You are here


Digi@themovies: Trouble with the Curve, End of Watch, The Master

Digitaria Staff Photo | Digitaria
By Digitaria Staff , Co-authored Post | @digithoughts
Sep 21, 2012

Trouble with the Curve is very close to a Hallmark Channel-ready feel-good movie, only with much bigger stars. A father-daughter baseball tale starring a flinty Clint Eastwood (sans chair) and a luminous Amy Adams, this minor entertainment with major league Hollywood names is an old-fashioned crowd pleaser that works best if you don’t expect it to stay tethered to reality.

Eastwood stars as an aging baseball scout, once the best, now being challenged by the young front office guys who’ve all read Moneyball. The scout’s prowess is challenged just as his eyes start to go, so his partially estranged workaholic daughter (Adams) -- who’s really only been able to bond with her dad through baseball -- tags along with him when he’s tapped by the Atlanta Braves to decide whether it’s thumbs up or thumbs down on the latest phenom.

The script, by Randy Brown, is as serviceable as it is conventional, and the direction -- from first-timer Robert Lorenz, who has served as Eastwood’s assistant director many times (did Clint take his name off this one?) -- is straightforward and no-nonsense. It’s the performances that make the movie worth it. Eastwood plays a crotchety, not-too-bright guy who happens to be very good at one thing: spotting baseball talent. There’s a great scene at a gravestone, where you feel deeply the character’s frustration at his limited intellect and social graces; later, when he finally spills his guts, it comes matter-of-factly, totally within what you’d expect from the character. Adams gives a much better performance than the role is written, with spark and warmth and depth, as she takes a mostly thankless part and puts soul to it. There are lots of familiar old faces in supporting roles, all hitting their notes like the pros they are, while Justin Timberlake does a decent job in a lightweight supporting turn as a new scout and romantic interest for Adams.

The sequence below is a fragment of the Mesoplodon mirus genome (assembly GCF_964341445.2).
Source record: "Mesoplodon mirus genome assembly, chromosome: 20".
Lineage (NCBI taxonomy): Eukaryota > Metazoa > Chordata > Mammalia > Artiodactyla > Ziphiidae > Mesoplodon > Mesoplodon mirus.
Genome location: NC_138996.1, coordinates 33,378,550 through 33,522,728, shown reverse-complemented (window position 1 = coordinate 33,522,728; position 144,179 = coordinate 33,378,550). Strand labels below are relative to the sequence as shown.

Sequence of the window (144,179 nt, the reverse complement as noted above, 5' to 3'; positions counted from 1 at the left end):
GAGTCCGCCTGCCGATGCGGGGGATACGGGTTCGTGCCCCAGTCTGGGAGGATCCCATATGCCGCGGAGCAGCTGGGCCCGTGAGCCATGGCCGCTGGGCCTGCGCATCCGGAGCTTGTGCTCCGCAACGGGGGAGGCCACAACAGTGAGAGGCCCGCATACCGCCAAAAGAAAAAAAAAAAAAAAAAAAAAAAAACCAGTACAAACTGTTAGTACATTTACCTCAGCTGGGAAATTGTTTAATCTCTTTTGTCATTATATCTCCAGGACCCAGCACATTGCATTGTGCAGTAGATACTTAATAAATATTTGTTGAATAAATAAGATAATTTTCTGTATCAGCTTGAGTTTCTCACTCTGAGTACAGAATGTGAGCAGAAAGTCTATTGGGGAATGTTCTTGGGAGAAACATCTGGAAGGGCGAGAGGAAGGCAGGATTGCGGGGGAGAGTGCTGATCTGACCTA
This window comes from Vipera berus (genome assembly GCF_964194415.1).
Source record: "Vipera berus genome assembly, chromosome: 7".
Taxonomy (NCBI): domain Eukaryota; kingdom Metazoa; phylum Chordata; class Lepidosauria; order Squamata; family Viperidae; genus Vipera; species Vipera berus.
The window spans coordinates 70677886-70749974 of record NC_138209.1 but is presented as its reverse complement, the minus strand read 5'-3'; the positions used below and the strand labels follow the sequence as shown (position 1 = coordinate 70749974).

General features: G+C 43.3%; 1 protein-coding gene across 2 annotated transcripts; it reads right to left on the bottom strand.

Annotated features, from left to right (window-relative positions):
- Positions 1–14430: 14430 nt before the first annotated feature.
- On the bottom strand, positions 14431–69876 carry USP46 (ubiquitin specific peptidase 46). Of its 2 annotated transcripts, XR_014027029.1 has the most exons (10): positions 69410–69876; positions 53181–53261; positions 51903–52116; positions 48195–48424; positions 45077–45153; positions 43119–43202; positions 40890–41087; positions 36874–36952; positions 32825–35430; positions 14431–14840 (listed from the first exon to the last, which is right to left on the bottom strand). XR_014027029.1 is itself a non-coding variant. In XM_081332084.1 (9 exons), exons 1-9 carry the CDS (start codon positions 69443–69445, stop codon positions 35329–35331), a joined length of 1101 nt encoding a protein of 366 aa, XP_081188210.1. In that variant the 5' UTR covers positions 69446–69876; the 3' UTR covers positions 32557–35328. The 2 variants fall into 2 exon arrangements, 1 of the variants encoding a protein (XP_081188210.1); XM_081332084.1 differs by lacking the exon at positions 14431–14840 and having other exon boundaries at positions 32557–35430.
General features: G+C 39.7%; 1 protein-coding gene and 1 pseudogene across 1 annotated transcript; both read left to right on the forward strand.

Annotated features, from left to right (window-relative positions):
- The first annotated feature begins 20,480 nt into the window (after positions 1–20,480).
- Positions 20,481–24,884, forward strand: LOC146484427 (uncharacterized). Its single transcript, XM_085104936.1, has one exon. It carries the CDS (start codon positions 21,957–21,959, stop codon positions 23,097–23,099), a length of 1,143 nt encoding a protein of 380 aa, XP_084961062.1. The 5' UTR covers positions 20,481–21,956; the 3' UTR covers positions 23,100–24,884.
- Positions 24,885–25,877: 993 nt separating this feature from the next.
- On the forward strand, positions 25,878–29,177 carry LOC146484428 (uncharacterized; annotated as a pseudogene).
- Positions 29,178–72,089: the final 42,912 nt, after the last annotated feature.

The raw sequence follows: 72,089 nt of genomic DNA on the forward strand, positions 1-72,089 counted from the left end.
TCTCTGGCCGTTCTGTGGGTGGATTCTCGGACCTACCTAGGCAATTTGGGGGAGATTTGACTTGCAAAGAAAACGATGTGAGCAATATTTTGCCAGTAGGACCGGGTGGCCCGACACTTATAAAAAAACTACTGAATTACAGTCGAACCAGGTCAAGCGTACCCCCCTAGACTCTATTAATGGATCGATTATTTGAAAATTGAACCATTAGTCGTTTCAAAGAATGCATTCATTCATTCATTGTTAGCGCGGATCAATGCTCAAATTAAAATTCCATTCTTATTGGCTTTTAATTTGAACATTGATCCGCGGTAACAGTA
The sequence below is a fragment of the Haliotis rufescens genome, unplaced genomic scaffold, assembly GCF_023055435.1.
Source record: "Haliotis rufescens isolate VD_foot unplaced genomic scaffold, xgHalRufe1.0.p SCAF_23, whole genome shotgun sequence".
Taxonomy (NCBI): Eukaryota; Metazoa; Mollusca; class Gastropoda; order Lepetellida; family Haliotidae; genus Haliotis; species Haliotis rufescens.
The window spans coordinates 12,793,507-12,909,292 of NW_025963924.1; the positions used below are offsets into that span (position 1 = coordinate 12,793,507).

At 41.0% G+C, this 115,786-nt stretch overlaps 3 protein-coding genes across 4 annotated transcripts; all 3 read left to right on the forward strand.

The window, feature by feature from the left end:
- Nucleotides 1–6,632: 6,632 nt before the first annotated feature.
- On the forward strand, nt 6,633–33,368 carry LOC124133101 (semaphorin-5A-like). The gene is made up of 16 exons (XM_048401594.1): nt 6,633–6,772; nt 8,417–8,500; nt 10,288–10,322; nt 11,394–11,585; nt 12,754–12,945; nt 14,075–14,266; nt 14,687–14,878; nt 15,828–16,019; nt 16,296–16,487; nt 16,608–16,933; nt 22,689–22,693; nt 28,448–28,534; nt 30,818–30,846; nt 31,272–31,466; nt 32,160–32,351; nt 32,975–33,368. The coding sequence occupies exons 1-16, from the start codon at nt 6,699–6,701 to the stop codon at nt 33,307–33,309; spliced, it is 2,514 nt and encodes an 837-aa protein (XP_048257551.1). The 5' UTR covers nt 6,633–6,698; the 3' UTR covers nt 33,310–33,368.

While Trouble with the Curve seems at first to be a melancholy rumination on aging and change, the film itself throws a major curve in the last 15 minutes, when it suddenly turns from a melodrama with humorous moments into a straight-up feel-good comedy, deux ex machina and all. It’s totally ludicrous -- especially if you know anything about baseball and the baseball business -- but by that point we’re attached to the characters so it’s easy to shrug and take it.

Certainly not one of Clint’s classics, but an agreeable couple hours spent with one of Hollywood’s all-time greatest movie stars -- let’s call it a solid single from an aging but perennial All-Star, still deserving applause. (***) -- Tom Siebert

End of Watch: Whew. I have never seen a movie as disturbingly and profoundly real and immediate, and yet so funny and moving at the same time.  It’s a cop movie, but with a twist, and it launches the moviegoer into the thick of it from the opening scene, with a calm, introspective monologue mission statement from Brian Taylor (Jake Gyllenhaal) in the midst of a high speed chase through Compton, LA, with his partner Zavala (Michael Peña).  When the chase comes to a sudden stop, perpetrators firing directly at the audience, it’s shocking and mind-blowing for us, but for the cops it’s business as usual. I guess for them it is.